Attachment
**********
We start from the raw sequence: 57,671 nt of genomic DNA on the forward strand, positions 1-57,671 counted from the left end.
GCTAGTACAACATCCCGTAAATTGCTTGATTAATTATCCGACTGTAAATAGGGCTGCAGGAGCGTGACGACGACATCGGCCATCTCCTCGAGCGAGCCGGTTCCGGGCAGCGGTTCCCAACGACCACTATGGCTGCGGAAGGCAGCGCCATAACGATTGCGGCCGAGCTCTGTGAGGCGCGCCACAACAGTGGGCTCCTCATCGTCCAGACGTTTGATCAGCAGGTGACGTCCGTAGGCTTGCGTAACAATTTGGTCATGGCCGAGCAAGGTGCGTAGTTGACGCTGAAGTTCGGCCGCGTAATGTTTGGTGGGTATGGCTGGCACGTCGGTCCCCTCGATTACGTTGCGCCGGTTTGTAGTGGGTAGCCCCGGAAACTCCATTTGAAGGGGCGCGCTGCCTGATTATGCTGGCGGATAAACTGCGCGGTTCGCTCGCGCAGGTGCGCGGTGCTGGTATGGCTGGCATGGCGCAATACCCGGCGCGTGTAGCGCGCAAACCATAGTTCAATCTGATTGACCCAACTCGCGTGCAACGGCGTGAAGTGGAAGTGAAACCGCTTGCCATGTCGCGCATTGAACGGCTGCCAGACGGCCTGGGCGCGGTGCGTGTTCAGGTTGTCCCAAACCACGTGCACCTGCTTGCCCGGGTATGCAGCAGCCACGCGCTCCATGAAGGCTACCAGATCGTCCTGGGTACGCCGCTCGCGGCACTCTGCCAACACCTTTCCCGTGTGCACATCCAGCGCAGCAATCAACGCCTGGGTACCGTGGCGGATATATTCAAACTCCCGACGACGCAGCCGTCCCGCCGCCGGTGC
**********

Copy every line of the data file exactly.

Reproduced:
We start from the raw sequence: 57,671 nt of genomic DNA on the forward strand, positions 1-57,671 counted from the left end.
GCTAGTACAACATCCCGTAAATTGCTTGATTAATTATCCGACTGTAAATAGGGCTGCAGGAGCGTGACGACGACATCGGCCATCTCCTCGAGCGAGCCGGTTCCGGGCAGCGGTTCCCAACGACCACTATGGCTGCGGAAGGCAGCGCCATAACGATTGCGGCCGAGCTCTGTGAGGCGCGCCACAACAGTGGGCTCCTCATCGTCCAGACGTTTGATCAGCAGGTGACGTCCGTAGGCTTGCGTAACAATTTGGTCATGGCCGAGCAAGGTGCGTAGTTGACGCTGAAGTTCGGCCGCGTAATGTTTGGTGGGTATGGCTGGCACGTCGGTCCCCTCGATTACGTTGCGCCGGTTTGTAGTGGGTAGCCCCGGAAACTCCATTTGAAGGGGCGCGCTGCCTGATTATGCTGGCGGATAAACTGCGCGGTTCGCTCGCGCAGGTGCGCGGTGCTGGTATGGCTGGCATGGCGCAATACCCGGCGCGTGTAGCGCGCAAACCATAGTTCAATCTGATTGACCCAACTCGCGTGCAACGGCGTGAAGTGGAAGTGAAACCGCTTGCCATGTCGCGCATTGAACGGCTGCCAGACGGCCTGGGCGCGGTGCGTGTTCAGGTTGTCCCAAACCACGTGCACCTGCTTGCCCGGGTATGCAGCAGCCACGCGCTCCATGAAGGCTACCAGATCGTCCTGGGTACGCCGCTCGCGGCACTCTGCCAACACCTTTCCCGTGTGCACATCCAGCGCAGCAATCAACGCCTGGGTACCGTGGCGGATATATTCAAACTCCCGACGACGCAGCCGTCCCGCCGCCGGTGC